In fact, natural pearls are literally not hunted anymore, with 99% of the world’s pearl trade done with cultured pearls. This is because pearl diving was an extremely time-consuming and overwhelming task - moreover, only a small proportion of the shellfish caught had a pearl inside, so the ecological footprint of pearl hunting was disproportionate. Whether a piece of pearl is natural or cultured can be determined by X-ray and deeper laboratory tests that show the aforementioned small nucleus in the center of the pearl around which the mother of pearl was built.

Pearl culturing started on an industrial scale from the first half of the twentieth century with a process widely popularized by Kokichi Mikimoto. Interestingly, China experimented the creation of pearls as early as a millennium ago by forcing tiny Buddha statuettes into shells that had covered the invaders with mother of pearl in defense. Yet, the first high-quality cultured pearls were not introduced to the general public until the 1920s.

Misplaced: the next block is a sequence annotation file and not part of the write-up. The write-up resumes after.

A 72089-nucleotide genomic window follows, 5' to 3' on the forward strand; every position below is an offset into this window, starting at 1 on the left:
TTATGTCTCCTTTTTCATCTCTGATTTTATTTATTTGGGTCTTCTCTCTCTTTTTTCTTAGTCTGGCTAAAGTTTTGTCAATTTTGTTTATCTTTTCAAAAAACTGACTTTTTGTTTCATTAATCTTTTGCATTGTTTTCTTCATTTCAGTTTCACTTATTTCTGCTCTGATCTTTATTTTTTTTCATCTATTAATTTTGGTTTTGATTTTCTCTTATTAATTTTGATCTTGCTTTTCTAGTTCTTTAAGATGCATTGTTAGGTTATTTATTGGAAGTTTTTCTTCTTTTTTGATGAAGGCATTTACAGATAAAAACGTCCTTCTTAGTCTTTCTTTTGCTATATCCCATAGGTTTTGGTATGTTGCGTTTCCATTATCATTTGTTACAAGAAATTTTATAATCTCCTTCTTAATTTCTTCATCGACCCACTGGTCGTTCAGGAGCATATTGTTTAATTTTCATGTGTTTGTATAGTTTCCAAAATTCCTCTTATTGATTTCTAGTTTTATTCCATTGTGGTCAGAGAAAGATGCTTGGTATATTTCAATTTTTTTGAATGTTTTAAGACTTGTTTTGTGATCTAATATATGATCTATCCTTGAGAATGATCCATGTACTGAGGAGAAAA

Although pearl culturing has greatly facilitated the market availability of pearls, it is by no means a simple process. It can take from 2 to more than 10 years for the pearls to be harvested, during which time the pearl farm is exposed to a number of hazards. Even after the cultivation time, not every shell will contain a pearl, and the gemstones extracted can greatly differ in size, shape and quality, making their values ​​highly variable. For this reason, cultured pearls can also be extremely valuable.

Images: Utopia Jewels

Types of pearls and their value

There are different types of pearls in different values. The most valuable are the largest and most beautiful South Sea pearls and Tahitian pearls.